Further, it is possible for the light shielding conductive film 14 to compensate for the conductivity of the transparent electrode 14, making it possible to eliminate the auxiliary electrode provided on one side of the substrate in the conventional element. In the photoelectric conversion element which does not include a light shielding conductive film, the transparent electrode has a resistance as high as about 10 k5/8. In the device of the present invention comprising a light shielding conductive film, however, the resistance of the transparent electrode is less than 1/100 the value for the element which does not include a light shielding conductive film. It follows that the photoelectric conversion element of the present invention is effective for detecting fine signals. Particularly, where the element is used in the store mode, the signal read-out speed is not lowered because the resistance of the transparent electrode influences the time constant of the signal read-out.

In a contact type image sensor, it is necessary to converge a light beam by, for example, a rod array lens to guide the beam to the photoelectric conversion element. If the photoelectric conversion element of the present invention provided with a light shielding conductive layer having a slit-like opening is used in such an image sensor, the light beam projected onto the undesired portion is shielded by the light shielding conductive layer to enable the image sensor to operate quite satisfactorily.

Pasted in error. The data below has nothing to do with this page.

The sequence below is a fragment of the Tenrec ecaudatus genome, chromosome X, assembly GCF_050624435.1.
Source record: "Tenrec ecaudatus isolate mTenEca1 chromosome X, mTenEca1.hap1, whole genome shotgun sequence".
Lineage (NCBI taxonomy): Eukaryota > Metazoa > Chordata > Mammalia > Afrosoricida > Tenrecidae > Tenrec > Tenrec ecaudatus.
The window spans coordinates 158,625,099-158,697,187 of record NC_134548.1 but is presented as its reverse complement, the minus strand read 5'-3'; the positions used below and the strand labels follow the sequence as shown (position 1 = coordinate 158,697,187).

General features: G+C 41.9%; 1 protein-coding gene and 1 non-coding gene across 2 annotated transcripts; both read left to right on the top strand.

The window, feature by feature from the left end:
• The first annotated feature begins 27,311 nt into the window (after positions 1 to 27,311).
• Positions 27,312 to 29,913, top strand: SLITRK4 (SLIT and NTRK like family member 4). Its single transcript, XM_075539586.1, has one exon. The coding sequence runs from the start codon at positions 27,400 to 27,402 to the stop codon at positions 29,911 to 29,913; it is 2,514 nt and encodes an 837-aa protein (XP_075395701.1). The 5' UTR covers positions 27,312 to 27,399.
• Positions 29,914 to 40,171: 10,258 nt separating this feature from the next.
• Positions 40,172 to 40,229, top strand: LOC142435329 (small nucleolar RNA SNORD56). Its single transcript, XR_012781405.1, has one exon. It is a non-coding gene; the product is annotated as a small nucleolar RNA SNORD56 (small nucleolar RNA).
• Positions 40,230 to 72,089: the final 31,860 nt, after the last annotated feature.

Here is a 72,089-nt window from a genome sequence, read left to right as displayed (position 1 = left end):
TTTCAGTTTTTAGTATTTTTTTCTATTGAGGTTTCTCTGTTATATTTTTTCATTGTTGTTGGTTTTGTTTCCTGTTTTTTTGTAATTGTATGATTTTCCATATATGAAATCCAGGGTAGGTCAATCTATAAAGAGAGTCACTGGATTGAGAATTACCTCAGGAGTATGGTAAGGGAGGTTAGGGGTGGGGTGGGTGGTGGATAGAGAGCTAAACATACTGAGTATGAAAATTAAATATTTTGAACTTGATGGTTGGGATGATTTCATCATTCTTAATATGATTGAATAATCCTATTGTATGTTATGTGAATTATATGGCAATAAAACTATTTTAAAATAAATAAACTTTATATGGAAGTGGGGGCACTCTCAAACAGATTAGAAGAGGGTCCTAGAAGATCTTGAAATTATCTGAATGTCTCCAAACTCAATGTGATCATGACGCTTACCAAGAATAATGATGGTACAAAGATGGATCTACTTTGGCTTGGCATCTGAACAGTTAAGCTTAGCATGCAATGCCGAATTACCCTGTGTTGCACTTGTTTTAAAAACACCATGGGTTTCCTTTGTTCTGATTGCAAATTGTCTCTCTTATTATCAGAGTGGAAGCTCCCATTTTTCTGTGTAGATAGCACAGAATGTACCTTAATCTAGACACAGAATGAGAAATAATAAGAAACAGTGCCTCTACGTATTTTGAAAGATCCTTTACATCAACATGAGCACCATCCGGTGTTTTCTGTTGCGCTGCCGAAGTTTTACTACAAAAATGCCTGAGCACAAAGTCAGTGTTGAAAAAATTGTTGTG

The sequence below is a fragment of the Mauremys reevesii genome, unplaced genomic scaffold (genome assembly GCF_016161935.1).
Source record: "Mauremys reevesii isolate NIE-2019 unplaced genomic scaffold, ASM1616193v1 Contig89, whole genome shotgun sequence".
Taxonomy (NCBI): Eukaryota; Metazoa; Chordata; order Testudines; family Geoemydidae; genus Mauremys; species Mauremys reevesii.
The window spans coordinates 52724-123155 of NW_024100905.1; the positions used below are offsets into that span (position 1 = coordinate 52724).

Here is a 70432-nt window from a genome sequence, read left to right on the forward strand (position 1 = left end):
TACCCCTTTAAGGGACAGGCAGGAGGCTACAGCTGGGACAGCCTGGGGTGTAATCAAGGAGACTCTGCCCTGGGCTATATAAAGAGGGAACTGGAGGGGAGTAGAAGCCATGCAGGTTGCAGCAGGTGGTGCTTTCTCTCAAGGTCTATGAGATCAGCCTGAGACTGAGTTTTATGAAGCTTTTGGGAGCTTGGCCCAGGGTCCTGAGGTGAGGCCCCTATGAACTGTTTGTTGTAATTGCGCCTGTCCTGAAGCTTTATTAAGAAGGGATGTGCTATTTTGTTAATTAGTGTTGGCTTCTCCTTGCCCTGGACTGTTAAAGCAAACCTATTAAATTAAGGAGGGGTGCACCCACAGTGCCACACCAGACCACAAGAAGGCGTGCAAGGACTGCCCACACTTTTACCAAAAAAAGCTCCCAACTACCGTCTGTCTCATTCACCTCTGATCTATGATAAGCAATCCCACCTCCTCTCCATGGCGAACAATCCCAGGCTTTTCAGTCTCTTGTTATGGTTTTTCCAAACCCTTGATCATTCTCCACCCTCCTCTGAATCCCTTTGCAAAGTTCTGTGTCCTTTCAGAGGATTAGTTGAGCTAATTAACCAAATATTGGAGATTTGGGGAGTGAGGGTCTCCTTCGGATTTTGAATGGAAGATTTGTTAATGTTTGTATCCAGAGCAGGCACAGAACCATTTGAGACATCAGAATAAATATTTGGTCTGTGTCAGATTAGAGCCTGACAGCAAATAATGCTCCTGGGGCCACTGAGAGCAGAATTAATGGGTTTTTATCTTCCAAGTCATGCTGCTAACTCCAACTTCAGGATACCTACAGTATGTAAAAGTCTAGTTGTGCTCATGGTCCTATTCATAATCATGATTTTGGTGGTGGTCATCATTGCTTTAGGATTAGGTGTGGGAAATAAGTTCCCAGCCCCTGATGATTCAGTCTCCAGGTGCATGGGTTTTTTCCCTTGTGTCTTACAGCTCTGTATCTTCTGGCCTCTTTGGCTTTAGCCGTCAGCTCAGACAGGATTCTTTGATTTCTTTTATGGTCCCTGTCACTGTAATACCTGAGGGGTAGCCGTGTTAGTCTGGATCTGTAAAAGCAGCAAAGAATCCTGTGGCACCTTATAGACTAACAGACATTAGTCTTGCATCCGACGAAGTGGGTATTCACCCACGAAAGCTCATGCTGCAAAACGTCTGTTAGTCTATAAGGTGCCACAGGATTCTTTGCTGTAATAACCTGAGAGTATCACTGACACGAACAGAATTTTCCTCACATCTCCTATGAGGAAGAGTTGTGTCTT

In a photoelectric conversion element, the signals generated from the separate electrodes are read out by turning on successively the MOS switches connected to the separate electrodes. It should be noted that the dark output during light non-irradiation time does not become 0 because of the influences of the switching noise of the MOS switches in reading out the signals, the off-set voltage and internal bias of the output signal amplifier for the read out signals, etc., with the result that the ratio of the dark output to the photo output during the light irradiation time becomes small. To overcome the difficulty, it was customary to record the dark output in the manufacturing step of the photoelectric conversion element. In this case, the difference between the recorded dark output and the photo output is compensated in a later stage circuit. However, the dark current tends to vary depending on changes in conditions such as temperature and humidity. Also, the circuit construction is complex.

FIG. 3 is a plan view showing a photoelectric conversion element according to another embodiment of the present invention. The element shown in FIG. 3 makes it possible to overcome the difficulties mentioned above. As seen from the drawing, the embodiment of FIG. 3 is equal to the element shown in FIG. 2A except that, in FIG. 3, a separate electrode 22 included in the series of separate electrodes, as well as the signal lead-out parts 12a, is covered with a light shielding conductive layer 25. Incidentally, it is possible to shield two or more separate electrodes in the present invention.